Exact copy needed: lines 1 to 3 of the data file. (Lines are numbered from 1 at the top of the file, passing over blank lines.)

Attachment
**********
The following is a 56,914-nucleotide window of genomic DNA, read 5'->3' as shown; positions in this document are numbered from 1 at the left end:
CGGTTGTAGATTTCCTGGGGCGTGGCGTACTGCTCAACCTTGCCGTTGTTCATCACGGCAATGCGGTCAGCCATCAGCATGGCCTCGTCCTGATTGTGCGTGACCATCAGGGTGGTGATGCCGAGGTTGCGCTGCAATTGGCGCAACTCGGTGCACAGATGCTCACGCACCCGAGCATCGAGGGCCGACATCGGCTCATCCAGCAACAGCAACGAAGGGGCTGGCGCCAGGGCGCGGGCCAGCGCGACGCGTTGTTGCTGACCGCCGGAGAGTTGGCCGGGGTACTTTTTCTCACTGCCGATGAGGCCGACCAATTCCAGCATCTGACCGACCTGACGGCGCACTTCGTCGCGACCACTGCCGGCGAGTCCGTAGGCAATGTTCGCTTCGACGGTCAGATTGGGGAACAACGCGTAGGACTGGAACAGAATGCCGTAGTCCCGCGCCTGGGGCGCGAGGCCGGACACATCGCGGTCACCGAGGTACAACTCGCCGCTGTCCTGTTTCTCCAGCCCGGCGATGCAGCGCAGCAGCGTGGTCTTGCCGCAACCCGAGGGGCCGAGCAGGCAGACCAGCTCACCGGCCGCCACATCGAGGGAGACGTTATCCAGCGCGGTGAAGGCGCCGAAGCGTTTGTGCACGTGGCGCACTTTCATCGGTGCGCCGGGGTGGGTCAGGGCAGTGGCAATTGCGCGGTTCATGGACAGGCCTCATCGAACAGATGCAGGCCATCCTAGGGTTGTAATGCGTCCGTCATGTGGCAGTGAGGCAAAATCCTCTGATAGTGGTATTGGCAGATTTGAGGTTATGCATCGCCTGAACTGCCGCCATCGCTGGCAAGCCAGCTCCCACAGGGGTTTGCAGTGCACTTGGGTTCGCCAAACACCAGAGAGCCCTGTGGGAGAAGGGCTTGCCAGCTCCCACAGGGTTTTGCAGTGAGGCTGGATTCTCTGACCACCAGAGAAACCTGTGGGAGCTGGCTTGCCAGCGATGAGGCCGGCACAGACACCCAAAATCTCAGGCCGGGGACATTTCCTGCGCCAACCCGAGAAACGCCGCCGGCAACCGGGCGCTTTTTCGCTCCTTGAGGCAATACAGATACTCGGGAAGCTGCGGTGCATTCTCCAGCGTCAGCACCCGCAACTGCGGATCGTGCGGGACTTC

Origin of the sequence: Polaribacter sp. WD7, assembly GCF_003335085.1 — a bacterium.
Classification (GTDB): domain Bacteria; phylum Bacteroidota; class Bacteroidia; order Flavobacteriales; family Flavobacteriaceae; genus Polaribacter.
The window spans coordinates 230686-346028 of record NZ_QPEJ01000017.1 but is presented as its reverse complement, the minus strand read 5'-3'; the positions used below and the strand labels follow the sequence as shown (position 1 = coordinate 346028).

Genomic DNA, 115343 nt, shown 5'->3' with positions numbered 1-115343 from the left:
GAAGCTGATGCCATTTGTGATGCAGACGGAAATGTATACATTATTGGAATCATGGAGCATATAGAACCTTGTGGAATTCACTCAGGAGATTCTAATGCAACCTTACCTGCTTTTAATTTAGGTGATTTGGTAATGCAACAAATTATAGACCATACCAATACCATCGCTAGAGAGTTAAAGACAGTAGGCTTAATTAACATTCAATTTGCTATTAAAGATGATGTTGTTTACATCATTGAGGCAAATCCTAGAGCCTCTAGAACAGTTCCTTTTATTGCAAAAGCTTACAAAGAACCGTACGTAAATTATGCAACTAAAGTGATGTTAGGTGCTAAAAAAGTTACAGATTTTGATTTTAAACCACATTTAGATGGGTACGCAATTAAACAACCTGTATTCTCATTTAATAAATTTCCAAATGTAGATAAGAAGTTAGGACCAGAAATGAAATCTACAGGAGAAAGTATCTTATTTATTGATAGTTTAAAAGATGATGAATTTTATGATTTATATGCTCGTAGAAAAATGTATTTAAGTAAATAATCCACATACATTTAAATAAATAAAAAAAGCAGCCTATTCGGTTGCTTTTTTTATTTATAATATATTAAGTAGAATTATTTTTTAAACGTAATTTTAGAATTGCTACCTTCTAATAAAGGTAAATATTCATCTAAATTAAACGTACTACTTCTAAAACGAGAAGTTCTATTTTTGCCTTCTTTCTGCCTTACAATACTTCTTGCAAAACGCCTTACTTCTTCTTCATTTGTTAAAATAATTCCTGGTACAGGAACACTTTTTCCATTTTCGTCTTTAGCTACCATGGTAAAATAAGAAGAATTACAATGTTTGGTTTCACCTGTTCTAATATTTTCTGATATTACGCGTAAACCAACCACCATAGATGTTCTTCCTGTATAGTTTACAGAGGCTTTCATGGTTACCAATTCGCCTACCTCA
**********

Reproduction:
The following is a 56,914-nucleotide window of genomic DNA, read 5'->3' as shown; positions in this document are numbered from 1 at the left end:
CGGTTGTAGATTTCCTGGGGCGTGGCGTACTGCTCAACCTTGCCGTTGTTCATCACGGCAATGCGGTCAGCCATCAGCATGGCCTCGTCCTGATTGTGCGTGACCATCAGGGTGGTGATGCCGAGGTTGCGCTGCAATTGGCGCAACTCGGTGCACAGATGCTCACGCACCCGAGCATCGAGGGCCGACATCGGCTCATCCAGCAACAGCAACGAAGGGGCTGGCGCCAGGGCGCGGGCCAGCGCGACGCGTTGTTGCTGACCGCCGGAGAGTTGGCCGGGGTACTTTTTCTCACTGCCGATGAGGCCGACCAATTCCAGCATCTGACCGACCTGACGGCGCACTTCGTCGCGACCACTGCCGGCGAGTCCGTAGGCAATGTTCGCTTCGACGGTCAGATTGGGGAACAACGCGTAGGACTGGAACAGAATGCCGTAGTCCCGCGCCTGGGGCGCGAGGCCGGACACATCGCGGTCACCGAGGTACAACTCGCCGCTGTCCTGTTTCTCCAGCCCGGCGATGCAGCGCAGCAGCGTGGTCTTGCCGCAACCCGAGGGGCCGAGCAGGCAGACCAGCTCACCGGCCGCCACATCGAGGGAGACGTTATCCAGCGCGGTGAAGGCGCCGAAGCGTTTGTGCACGTGGCGCACTTTCATCGGTGCGCCGGGGTGGGTCAGGGCAGTGGCAATTGCGCGGTTCATGGACAGGCCTCATCGAACAGATGCAGGCCATCCTAGGGTTGTAATGCGTCCGTCATGTGGCAGTGAGGCAAAATCCTCTGATAGTGGTATTGGCAGATTTGAGGTTATGCATCGCCTGAACTGCCGCCATCGCTGGCAAGCCAGCTCCCACAGGGGTTTGCAGTGCACTTGGGTTCGCCAAACACCAGAGAGCCCTGTGGGAGAAGGGCTTGCCAGCTCCCACAGGGTTTTGCAGTGAGGCTGGATTCTCTGACCACCAGAGAAACCTGTGGGAGCTGGCTTGCCAGCGATGAGGCCGGCACAGACACCCAAAATCTCAGGCCGGGGACATTTCCTGCGCCAACCCGAGAAACGCCGCCGGCAACCGGGCGCTTTTTCGCTCCTTGAGGCAATACAGATACTCGGGAAGCTGCGGTGCATTCTCCAGCGTCAGCACCCGCAACTGCGGATCGTGCGGGACTTC

Origin of the sequence: Polaribacter sp. WD7, assembly GCF_003335085.1 — a bacterium.